By month two you’re starting to get the hang of things that are back up plans when it’s just all ‘nope, baby doesn’t want to do that’ – because let’s face it, you’re no longer in charge: your child is. For example, I would learn that on the days she didn’t want to be put on the floor, or in her bouncer , or the pram, or her bassinet or anywhere except on me to just go with it. I’d do what I could with her in a baby sling/wrap (advice to all new parents – get one. In fact, get two for when one’s in the wash), and when she slept I let her sleep on me and just chilled out with a book or watching TV. It was the days I’d be fighting to get things done that hurt more. If I was able to drop it and just accept that she was having a developmental leap or a day when she needed more physical contact then that’s OK.

I think that was the main lesson of month two – acceptance. Acceptance that just when I think I know what she wants or how to handle a situation, she’ll change. Acceptance that it’s OK if things don’t get done in the order we used to do them in… if at all. Acceptance that if I just relax a bit, everything will be OK.

And it was.

Don’t get me wrong, I’m still learning that I can’t just leave the house. I can guarantee you even if you’re super organised there will be a pooey nappy just as you’re about to walk out the door!

The other thing that started happening in month 2 was that we started to realise Little Miss OC was never going to take a dummy. Which at the time used to drive me scatty. I’d constantly wish she would in her unsettled periods or when she just wanted to get on the boob for comfort alone so I’d be tied to her for hours on end and exhausted as result. But to be honest it turned out to be a good thing in the end as I now don’t have to worry about weaning her off it!

I also started expressing my morning milk and Daddy would give a bottle in the evening which meant I could be free to do dinner and have a break after a long day and he got bonding time. We had also read that my milk would be better quality in the morning and overnight so it was nice for her to have that milk and might help settle her in the evening. It sometimes worked… eventually around 2-3 months we switched to a bottle of formula before bed which definitely worked!

For the first six weeks of her life she didn’t much like baths so we would just shower her with us. Which in hindsight is so strange because she is such a waterbaby now. And this is exactly what I mean about how everything changes all the time. 

Month two they are still in this precarious fourth trimester but confidence grows on your part as a parent and also you start to see rewards for the hard slog. You will also start to see them grow out of their first clothes and realised how quickly this time is going to fly by. Precious moments to be savoured mixed with moments of feeling completely helpless as they still won’t settle for the night! It all passes…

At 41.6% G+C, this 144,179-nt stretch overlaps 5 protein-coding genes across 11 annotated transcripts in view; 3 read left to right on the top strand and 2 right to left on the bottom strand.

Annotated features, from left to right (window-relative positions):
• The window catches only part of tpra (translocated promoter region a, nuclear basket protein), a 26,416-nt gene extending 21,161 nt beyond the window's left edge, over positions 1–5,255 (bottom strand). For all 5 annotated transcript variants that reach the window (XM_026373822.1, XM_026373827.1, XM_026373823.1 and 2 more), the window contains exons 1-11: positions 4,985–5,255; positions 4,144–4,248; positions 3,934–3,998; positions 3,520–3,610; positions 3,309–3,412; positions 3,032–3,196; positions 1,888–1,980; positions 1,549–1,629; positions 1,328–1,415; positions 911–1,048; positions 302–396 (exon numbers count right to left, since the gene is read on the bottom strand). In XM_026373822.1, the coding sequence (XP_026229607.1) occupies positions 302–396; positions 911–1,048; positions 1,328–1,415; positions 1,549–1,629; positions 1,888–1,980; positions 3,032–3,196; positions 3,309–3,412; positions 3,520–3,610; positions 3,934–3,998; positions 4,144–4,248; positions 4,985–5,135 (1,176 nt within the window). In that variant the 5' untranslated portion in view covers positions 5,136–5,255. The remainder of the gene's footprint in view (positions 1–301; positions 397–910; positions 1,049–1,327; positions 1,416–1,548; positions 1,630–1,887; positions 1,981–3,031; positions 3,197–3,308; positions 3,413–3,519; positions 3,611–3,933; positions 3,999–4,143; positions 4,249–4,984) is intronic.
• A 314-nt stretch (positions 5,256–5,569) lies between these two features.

Heigh ho, heigh ho…

… it’s off to work I go. 

I’m in the midst of writing the follow up months after the first month to the sixth month but I wanted to pen a quick blog. I feel like today is such a momentous day. I’m full of emotion.

I’m sat on my usual bus to work. I was walking to the bus stop at the end of my road having driven Baby OC to daycare. Everything went to plan. It’s been so hot that we have all had very little sleep for the last few nights but apart from that all was as hoped. 

It’s not her first day, she’s been a few times and she really does love it. She sleeps better there, she eats well (they tell me every time I pick her up how much she ate and what a good eater she is) and she sometimes seems downright excited to be there. So I don’t have to worry about that, right? Try telling yourself that as you drop your child off. I find myself looking so hard at her – is she sad, is she thinking “oh no not this place again”?

And it doesn’t mean I don’t feel guilt. I feel guilty that someone is looking after my baby. I feel guilty that I had to get ready this morning instead of stopping to play with her. I feel guilty that when I am on my own it’s actually quite nice and I enjoy it. 

As I sat at the bus stop in the ridiculous morning heat, I realised the last time I sat here she was in my tummy. That when she was in my tummy she went everywhere with me. And now I feel a chunk of me is missing. 

I feel nostalgic about being pregnant. I feel how strange it must have been to have neither pregnancy nor my daughter in the world – what did I do? What were my days for? And yet, that’s partly why I’m heading back to work – other than financial aspects, I need something other than being a mum in my life. 

When you become a mum your previous you becomes buried beneath the nurturer, the carer, the provider of food, the entertainer. But she’s still in there somewhere and for me she was quietly asking if there was space for her in my life again. And I consented, yes there was. 

I admire any mum who can stay at home and be everything to their child. I admire any mother who can let a little bit of their soul get left behind every day when they drop off their kid and head off to work. Neither are easy.